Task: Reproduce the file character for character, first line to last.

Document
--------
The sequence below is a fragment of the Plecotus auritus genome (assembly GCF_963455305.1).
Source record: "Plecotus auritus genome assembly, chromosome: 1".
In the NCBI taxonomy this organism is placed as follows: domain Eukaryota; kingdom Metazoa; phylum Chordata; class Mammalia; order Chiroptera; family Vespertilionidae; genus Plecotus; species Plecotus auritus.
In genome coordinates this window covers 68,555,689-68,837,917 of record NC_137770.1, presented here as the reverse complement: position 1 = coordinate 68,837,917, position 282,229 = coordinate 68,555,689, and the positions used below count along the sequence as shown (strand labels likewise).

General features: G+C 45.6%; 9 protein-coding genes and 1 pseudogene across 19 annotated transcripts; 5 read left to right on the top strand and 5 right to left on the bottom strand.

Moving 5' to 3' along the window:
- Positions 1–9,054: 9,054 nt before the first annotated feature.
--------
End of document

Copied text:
The sequence below is a fragment of the Plecotus auritus genome (assembly GCF_963455305.1).
Source record: "Plecotus auritus genome assembly, chromosome: 1".
In the NCBI taxonomy this organism is placed as follows: domain Eukaryota; kingdom Metazoa; phylum Chordata; class Mammalia; order Chiroptera; family Vespertilionidae; genus Plecotus; species Plecotus auritus.
In genome coordinates this window covers 68,555,689-68,837,917 of record NC_137770.1, presented here as the reverse complement: position 1 = coordinate 68,837,917, position 282,229 = coordinate 68,555,689, and the positions used below count along the sequence as shown (strand labels likewise).

General features: G+C 45.6%; 9 protein-coding genes and 1 pseudogene across 19 annotated transcripts; 5 read left to right on the top strand and 5 right to left on the bottom strand.

Moving 5' to 3' along the window:
- Positions 1–9,054: 9,054 nt before the first annotated feature.